81.We considered how the Dutch approach could inform the development of new approaches for the governance of national and local English flood management. We set out below possible models for reform which would address the key problems we identify above including a fragmentation of roles and the lack of clear accountability at national level. Our suggested models aim to develop structures and roles that deliver:

Proposed new governance model

82.With thanks to our Special Advisers for their assistance, we have developed a new model for governance. It should be noted that some witnesses, such as Amanda Nobbs, Chair of the Thames Regional Flood and Coastal Committee cautioned against the temptation to develop new structures, particularly as a reaction to immediate flood events. She considered that structures needed to be sufficiently flexible to cope with “enormous variation” across the country and that the concept of “lead” local risk management authorities working in partnerships was “sound”. She warned that if all catchment-related functions were brought together in one structure either “flood risk management would not get the focus it requires [ … ] or that other catchment objectives would get squeezed out”.124 Ms Nobbs recommended changes to improve current arrangements, including clearer targets for LLFAs and more support for them via the EA and RFCCs. RFCCs in her view would also benefit from a greater recognition of their catalytic role in making schemes happen at a catchment scale. We have taken these concerns into account but remain of the view that current structures do not work. The model we propose below would, we believe, enhance flood focus and allow for variation in local circumstances whilst also providing nationally co-ordinated oversight. It would not add costs but make savings by reducing the duplication inherent in current approaches, including in the roles played by LLFAs and RFCCs. The model would enable increased co-ordination between bodies, and strengthen links between water and flood management and between spatial planning and flood management.

83.New NATIONAL elements of the model are:

(1)Establishment of a new National Floods Commissioner: a key new, permanent role to ensure an objective and balanced, long-term view is taken of flood risk:

(2)Establishment of an English Rivers and Coastal Authority (ERCA): taking on EA flood risk management roles in support of the Commissioner:

Key ERCA responsibilities would be:

84.New REGIONAL elements of the model are:

(1)Establishment of Regional Flood and Coastal Boards: taking on LLFA and RFCC roles (and staff) as new regional flood risk management planning bodies:

(2)Establishment of integrated Water and Drainage Companies, by extending Water and Sewerage Company remits to cover local drainage:

85.The model would give a strong focus to delivering long-term, strategic plans for improving flood protection by:

86.The box below summarises the key elements of the proposed model:

Figure 4: A proposed new model for English Flood Risk Management


NATIONAL LEVEL: a new National Floods Commissioner for England

National planner and co-ordinator for all flood risk management (FRM) bodies in England. Responsible for overseeing delivery of national plan agreed with government.

REGIONAL/LOCAL LEVEL: new Regional Flood and Coastal Boards

  • Co-ordinate 5 year regional/catchment plans with all FRM bodies including Water and Drainage Companies, Internal Drainage Boards and catchment partnerships. Adopt Lead Local Flood Authority roles for planning regional management.
  • Report directly to the Commissioner and hold delivery bodies accountable. Oversee combined funding pots for catchment/regional work.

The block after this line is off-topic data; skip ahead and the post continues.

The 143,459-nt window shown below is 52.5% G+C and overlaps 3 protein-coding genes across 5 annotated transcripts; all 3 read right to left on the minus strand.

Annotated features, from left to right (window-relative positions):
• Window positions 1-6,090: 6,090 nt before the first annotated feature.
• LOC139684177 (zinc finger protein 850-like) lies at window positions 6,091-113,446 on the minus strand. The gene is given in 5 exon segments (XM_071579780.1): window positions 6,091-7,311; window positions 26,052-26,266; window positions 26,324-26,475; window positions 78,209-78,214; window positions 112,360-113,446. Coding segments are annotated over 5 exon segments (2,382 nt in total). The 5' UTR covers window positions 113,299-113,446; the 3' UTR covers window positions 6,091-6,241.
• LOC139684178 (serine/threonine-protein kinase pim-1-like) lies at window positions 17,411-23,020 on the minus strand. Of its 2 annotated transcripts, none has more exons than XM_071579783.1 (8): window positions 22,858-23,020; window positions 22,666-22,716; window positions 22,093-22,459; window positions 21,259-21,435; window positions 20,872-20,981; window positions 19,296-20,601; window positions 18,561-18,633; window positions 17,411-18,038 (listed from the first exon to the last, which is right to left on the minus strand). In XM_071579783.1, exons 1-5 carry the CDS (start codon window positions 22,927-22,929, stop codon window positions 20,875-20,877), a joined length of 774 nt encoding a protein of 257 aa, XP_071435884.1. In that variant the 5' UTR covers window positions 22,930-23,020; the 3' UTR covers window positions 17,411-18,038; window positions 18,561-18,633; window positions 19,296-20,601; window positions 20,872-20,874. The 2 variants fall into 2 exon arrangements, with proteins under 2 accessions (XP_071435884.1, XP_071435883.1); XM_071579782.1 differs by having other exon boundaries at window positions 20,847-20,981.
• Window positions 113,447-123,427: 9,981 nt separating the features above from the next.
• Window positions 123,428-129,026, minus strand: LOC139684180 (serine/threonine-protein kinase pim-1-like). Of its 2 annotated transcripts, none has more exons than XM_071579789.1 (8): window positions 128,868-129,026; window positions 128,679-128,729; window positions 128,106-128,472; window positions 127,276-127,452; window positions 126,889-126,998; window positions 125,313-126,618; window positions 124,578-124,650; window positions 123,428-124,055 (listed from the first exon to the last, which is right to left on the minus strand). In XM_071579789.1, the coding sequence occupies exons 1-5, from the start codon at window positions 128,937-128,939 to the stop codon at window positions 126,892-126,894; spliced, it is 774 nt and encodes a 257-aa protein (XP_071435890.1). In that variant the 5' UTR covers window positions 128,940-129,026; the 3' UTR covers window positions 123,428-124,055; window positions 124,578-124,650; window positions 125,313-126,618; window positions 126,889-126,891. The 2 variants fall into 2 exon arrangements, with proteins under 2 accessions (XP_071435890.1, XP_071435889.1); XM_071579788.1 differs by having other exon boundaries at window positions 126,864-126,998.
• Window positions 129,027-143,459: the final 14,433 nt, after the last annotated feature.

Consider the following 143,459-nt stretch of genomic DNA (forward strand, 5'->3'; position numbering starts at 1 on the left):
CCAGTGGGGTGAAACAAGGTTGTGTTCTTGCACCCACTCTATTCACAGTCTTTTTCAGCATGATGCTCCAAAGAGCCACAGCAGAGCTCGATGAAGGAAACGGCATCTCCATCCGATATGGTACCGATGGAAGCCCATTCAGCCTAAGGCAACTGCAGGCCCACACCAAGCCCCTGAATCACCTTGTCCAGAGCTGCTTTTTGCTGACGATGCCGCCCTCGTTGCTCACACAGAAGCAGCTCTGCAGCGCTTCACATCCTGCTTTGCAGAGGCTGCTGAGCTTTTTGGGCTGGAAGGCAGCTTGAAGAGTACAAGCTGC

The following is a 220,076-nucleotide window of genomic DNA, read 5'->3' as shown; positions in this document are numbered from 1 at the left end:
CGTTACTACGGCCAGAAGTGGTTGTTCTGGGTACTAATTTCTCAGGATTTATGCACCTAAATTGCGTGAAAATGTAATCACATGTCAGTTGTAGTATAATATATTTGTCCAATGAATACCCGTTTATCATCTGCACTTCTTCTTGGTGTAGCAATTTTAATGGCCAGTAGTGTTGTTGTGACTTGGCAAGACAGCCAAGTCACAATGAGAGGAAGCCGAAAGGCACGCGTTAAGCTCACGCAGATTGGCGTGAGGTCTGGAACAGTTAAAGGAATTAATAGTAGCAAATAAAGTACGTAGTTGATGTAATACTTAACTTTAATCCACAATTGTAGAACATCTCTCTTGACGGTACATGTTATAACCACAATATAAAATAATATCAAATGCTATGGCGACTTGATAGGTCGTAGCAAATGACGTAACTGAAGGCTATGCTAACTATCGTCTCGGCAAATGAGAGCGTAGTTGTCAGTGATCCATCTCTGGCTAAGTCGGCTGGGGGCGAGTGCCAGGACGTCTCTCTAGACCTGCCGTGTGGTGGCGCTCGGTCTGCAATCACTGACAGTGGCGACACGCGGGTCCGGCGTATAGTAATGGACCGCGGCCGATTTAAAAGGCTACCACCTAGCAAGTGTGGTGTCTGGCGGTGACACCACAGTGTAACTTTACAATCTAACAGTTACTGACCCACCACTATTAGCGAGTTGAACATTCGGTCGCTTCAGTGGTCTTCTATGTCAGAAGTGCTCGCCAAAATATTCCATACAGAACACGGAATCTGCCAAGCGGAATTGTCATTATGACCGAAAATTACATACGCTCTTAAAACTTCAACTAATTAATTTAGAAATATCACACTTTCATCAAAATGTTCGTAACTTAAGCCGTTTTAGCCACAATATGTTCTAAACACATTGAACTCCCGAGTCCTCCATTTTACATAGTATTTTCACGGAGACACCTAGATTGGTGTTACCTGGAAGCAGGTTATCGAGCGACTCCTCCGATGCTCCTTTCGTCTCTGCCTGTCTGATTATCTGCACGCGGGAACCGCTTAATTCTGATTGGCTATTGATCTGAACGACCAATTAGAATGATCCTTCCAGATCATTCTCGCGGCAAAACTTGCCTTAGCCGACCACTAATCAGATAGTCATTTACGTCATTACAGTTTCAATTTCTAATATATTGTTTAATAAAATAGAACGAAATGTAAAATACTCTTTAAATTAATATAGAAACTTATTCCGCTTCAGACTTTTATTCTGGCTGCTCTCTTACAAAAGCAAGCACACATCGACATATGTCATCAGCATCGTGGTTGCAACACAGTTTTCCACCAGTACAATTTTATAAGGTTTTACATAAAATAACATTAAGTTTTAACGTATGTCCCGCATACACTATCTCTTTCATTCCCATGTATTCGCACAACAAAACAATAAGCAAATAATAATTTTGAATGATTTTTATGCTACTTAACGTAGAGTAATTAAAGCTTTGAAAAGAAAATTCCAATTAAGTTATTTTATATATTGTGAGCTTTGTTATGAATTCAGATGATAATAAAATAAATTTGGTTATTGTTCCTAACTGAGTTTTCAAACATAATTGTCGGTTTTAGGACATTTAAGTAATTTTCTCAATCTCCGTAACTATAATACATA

NATIONAL LEVEL: English Rivers and Coastal Authority:

  • Delivery body for national and main river FRM planning in support of Commissioner. Adopts EA’s FRM roles. Undertakes programmed work directly, or in collaboration with other bodies including catchment partnerships, Somerset Rivers Authority, Cumbrian partnerships, Water and Drainage Companies etc.

REGIONAL/LOCAL LEVEL: Water and Drainage Companies

  • New role for Water and Sewerage Companies: become Water and Drainage Companies, taking on district council drainage responsibilities including management of surface water management and non-main rivers.
  • Internal Drainage Board and local authority roles in local coastline management continue as at present.

87.We recommend that Defra consult by 2017 on new governance arrangements and changes to delivery body roles to allow the development of coherent, long-term flood risk management plans which can better meet the increasing challenge of protecting communities from flooding. Key objectives in this consultation must be to develop outcomes that:

88.Defra must set out in its response to this report its views on our proposed new model, including the key elements of establishing:

100 Environmental Audit Committee, Flooding: Cooperation across Government, Second Report of Session 2016–17, HC 183

101 Committee on Climate Change Adaptation Sub-Committee (FFP 110)

102 Environmental Audit Committee, Flooding: Cooperation across Government, Second Report of Session 2016–17, HC 183, para 48

103 Environmental Audit Committee, Flooding: Cooperation across Government, Second Report of Session 2016–17, HC 183

104 Amanda Nobbs, Chair of Thames Regional Flood and Coastal Committee (FFP 155) para 7

105 South West Water Ltd (FFP 49)

106 Association of Drainage Authorities (FFP 115) para 3.01

107 Environmental Audit Committee, Government Response to Flooding: Cooperation across Government, Second Special Report of Session 2016–17, HC 645

108 Local Government Association (FFP 73)

109 Amanda Nobbs, Chair of Thames Regional Flood and Coastal Committee (FFP 155), para 5

110 Q518

111 National Resources Wales (FFP 143) para 2.10

112 Environmental Audit Committee, Flooding: Cooperation across Government, Second Report of Session 2016–17, HC 183

113 Defra, Dr Peter Bonfield, The Property Flood Resilience Action Plan, September 2016

114 Andrea Leadsom, Secretary of State for Environment, Food and Rural Affairs, speech to Conservative Party Conference, September 2016

116 Defra (FFP 156)

117 Environmental Audit Committee, Flooding: Cooperation across Government, Second Report of Session 2016–17, HC 183

118 Qq653,664

119 Environment Agency (FFP 128) para 3.3

120 Rt Hon Liz Truss MP, Speech on Reforming Defra to the Institute for Government, 1 February 2016

121 Q629

122 HM Government, National Flood Resilience Review, September 2016

124 Amanda Nobbs, Chair of Thames Regional Flood and Coastal Committee (FFP 155), para 2

28 October 2016